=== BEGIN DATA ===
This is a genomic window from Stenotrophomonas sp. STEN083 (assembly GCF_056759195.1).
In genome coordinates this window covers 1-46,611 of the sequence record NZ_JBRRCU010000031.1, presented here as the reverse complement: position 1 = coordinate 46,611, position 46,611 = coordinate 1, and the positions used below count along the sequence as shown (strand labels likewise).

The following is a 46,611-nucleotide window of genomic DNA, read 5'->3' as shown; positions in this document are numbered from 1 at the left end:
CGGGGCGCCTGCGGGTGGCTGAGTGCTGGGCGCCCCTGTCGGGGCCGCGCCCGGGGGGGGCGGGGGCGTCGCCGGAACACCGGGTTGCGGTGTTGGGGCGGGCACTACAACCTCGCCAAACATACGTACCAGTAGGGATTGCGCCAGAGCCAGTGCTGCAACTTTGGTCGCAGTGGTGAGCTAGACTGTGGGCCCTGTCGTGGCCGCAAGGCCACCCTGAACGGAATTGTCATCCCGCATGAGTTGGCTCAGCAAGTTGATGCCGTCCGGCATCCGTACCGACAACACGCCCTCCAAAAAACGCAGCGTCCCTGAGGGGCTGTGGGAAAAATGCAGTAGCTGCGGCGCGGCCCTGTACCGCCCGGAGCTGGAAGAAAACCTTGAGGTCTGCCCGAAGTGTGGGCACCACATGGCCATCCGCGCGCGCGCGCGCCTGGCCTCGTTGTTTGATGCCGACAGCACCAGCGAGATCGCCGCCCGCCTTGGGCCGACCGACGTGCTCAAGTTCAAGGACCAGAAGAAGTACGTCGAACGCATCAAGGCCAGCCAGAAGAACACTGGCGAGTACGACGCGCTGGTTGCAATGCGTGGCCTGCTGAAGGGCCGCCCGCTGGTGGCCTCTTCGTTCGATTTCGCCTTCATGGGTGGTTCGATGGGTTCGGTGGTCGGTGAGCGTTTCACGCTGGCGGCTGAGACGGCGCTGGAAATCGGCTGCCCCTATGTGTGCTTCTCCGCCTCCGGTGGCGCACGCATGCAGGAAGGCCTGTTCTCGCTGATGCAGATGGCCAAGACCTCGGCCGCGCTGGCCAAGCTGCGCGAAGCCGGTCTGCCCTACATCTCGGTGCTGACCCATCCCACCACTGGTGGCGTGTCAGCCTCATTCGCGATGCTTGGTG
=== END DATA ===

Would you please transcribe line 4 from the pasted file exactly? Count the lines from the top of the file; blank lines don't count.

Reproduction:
CGGGGCGCCTGCGGGTGGCTGAGTGCTGGGCGCCCCTGTCGGGGCCGCGCCCGGGGGGGGCGGGGGCGTCGCCGGAACACCGGGTTGCGGTGTTGGGGCGGGCACTACAACCTCGCCAAACATACGTACCAGTAGGGATTGCGCCAGAGCCAGTGCTGCAACTTTGGTCGCAGTGGTGAGCTAGACTGTGGGCCCTGTCGTGGCCGCAAGGCCACCCTGAACGGAATTGTCATCCCGCATGAGTTGGCTCAGCAAGTTGATGCCGTCCGGCATCCGTACCGACAACACGCCCTCCAAAAAACGCAGCGTCCCTGAGGGGCTGTGGGAAAAATGCAGTAGCTGCGGCGCGGCCCTGTACCGCCCGGAGCTGGAAGAAAACCTTGAGGTCTGCCCGAAGTGTGGGCACCACATGGCCATCCGCGCGCGCGCGCGCCTGGCCTCGTTGTTTGATGCCGACAGCACCAGCGAGATCGCCGCCCGCCTTGGGCCGACCGACGTGCTCAAGTTCAAGGACCAGAAGAAGTACGTCGAACGCATCAAGGCCAGCCAGAAGAACACTGGCGAGTACGACGCGCTGGTTGCAATGCGTGGCCTGCTGAAGGGCCGCCCGCTGGTGGCCTCTTCGTTCGATTTCGCCTTCATGGGTGGTTCGATGGGTTCGGTGGTCGGTGAGCGTTTCACGCTGGCGGCTGAGACGGCGCTGGAAATCGGCTGCCCCTATGTGTGCTTCTCCGCCTCCGGTGGCGCACGCATGCAGGAAGGCCTGTTCTCGCTGATGCAGATGGCCAAGACCTCGGCCGCGCTGGCCAAGCTGCGCGAAGCCGGTCTGCCCTACATCTCGGTGCTGACCCATCCCACCACTGGTGGCGTGTCAGCCTCATTCGCGATGCTTGGTG